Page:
The Chancellor spoke yesterday after figures revealed inflation had surged to 5.4 per cent last month – its highest rate since March 1992 – as the nation’s cost-of-living crunch intensified. With gas and electricity costs set to rise further and Bank of England boss Andrew Bailey suggesting energy prices might not come down until 2023, experts have warned inflation could climb even higher in the coming months.
However, others say they expect inflation to begin falling in the summer and are predicting a “rosy” 2022 for the UK economy. Households have so far had their energy bills kept in check by the Government’s price cap, which limits the amount suppliers can charge. But the limit is set to be revised on April 1.
The energy industry has warned that it could mean family fuel bills surging by another 50 per cent. Mr Sunak said the Government was providing £12billion in support for struggling families in changes to the Universal Credit benefit, freezes in alcohol and fuel duties and targeted help for households.
The Chancellor added: “I understand the pressures people are facing with the cost of living. We will continue to listen to people’s concerns as we have done throughout the pandemic.”
Yesterday’s Office for National Statistics (ONS) figures showed the consumer price index measure of inflation, up from 5.1 per cent in November, was higher than expected as the price of food, furniture and clothing surged, along with restaurant and hotel bills.
Food had a year-on-year price increase of 4.2 per cent – the highest rate since September 2013 – and inflation on clothing was at a four-and-a-half-year high. That is adding to continued pressure caused by energy bill hikes seen in October and fuel prices that have climbed to record levels.
In addition, there has been a increase in demand for used cars as world chip shortages squeeze the supply of new vehicles. The ONS measured household utility bills inflation at its highest rate since November 2011.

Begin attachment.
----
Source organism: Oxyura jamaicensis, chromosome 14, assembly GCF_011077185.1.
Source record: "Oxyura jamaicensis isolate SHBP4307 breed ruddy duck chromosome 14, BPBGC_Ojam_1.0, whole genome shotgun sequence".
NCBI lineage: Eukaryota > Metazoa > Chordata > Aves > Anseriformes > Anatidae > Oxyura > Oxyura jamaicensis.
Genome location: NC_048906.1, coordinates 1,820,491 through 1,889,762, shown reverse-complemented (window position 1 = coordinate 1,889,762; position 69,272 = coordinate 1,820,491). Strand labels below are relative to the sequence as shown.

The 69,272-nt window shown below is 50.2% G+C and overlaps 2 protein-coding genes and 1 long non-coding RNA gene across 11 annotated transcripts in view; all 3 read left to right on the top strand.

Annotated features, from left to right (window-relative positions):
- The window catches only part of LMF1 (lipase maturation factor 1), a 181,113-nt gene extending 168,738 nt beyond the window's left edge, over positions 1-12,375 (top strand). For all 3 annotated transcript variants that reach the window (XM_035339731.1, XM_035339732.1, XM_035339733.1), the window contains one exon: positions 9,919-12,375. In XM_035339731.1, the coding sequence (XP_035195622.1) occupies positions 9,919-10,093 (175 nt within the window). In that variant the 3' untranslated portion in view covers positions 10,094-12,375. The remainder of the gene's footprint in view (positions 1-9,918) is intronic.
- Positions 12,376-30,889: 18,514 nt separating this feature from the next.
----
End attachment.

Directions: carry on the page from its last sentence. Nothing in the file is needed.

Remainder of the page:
The latest figures emerged a day after official data showed any wage rises for UK workers were already being wiped out by rocketing prices, even before the latest uptick. Meanwhile, the Bank of England is coming under increasing pressure to act to cool inflation.
Last month the Bank raised interest rates from 0.1 per cent to 0.25 per cent and experts have pencilled in another back-to-back rate increase at its next meeting in February. Mr Bailey told MPs on the Treasury Select Committee that the Bank could do little to bring down gas prices or ease disruption to the global supply chain. But he pledged it would do “whatever we can”.
However, the respected Centre for Economics and Business Research (CEBR) said it expects inflation to peak at 5.9 per cent between April and June, before easing to 3.1 per cent in the last quarter of this year.
CEBR economist Pushpin Singh said yesterday: “Today’s UK inflation figures came in higher than expected, with price rises as measured by the CPI reaching a near 30-year high of 5.4 per cent in December.
“This marks the highest rate since March 1992, though there are signs pointing to the view that inflation is now peaking. Today’s figures come on the back of the Bank of England’s base rate hike in December to combat surging inflation.”
Mr Singh added: “With November’s figures indicating strong output growth and a resilient postfurlough labour market, along with mounting evidence of the UK having moved past its Omicron peak, the UK seems well-poised to continue its economic recovery into 2022.”